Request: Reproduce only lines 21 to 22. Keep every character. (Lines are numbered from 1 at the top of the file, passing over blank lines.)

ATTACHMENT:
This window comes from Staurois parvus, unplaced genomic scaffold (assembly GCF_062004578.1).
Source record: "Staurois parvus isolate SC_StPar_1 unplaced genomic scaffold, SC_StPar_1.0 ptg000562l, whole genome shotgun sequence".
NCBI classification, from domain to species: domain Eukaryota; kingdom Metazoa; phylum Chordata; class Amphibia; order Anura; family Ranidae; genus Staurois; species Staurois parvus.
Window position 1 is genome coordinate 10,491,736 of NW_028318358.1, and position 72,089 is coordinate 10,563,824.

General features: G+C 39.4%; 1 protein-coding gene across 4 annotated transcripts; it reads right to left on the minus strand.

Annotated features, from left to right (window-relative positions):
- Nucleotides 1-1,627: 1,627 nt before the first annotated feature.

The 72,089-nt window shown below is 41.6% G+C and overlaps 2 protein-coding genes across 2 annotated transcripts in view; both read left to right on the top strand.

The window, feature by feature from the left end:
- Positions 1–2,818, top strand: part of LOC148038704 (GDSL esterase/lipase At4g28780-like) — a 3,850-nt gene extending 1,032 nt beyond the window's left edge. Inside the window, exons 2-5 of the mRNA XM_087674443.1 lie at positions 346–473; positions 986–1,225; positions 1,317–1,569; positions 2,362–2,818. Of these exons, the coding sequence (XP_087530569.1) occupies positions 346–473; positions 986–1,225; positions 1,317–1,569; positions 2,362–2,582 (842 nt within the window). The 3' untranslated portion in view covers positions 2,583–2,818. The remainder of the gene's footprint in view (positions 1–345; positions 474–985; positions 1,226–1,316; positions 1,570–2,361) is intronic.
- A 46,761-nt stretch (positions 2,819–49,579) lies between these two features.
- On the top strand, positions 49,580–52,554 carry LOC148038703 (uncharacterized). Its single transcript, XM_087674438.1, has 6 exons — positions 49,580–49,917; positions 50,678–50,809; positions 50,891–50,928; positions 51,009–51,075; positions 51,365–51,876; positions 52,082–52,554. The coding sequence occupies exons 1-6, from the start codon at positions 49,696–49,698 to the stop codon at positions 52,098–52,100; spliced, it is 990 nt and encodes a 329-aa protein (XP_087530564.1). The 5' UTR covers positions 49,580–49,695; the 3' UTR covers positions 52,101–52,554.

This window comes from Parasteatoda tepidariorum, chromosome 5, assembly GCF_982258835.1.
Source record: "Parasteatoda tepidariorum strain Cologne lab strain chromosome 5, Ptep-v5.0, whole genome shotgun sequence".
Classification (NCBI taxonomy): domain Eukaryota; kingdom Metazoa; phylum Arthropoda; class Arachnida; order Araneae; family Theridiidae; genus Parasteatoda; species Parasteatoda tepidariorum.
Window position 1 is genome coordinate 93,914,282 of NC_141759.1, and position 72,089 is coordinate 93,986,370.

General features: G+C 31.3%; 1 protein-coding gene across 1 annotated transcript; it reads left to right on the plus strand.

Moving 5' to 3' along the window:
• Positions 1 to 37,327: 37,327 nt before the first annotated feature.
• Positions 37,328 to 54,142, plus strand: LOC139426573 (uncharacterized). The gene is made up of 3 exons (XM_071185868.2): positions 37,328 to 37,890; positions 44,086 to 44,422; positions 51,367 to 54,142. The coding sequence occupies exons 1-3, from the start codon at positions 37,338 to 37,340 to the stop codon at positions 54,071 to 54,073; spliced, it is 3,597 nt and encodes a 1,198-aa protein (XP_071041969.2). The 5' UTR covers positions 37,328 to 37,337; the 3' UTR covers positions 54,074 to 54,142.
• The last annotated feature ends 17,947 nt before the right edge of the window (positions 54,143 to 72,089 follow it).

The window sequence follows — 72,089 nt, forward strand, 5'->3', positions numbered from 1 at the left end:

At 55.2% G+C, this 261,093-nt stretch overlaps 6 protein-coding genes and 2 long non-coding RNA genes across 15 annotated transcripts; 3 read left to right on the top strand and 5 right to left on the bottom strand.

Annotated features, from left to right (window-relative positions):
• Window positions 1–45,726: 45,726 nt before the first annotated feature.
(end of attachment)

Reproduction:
• The last annotated feature ends 17,947 nt before the right edge of the window (positions 54,143 to 72,089 follow it).

The window sequence follows — 72,089 nt, forward strand, 5'->3', positions numbered from 1 at the left end: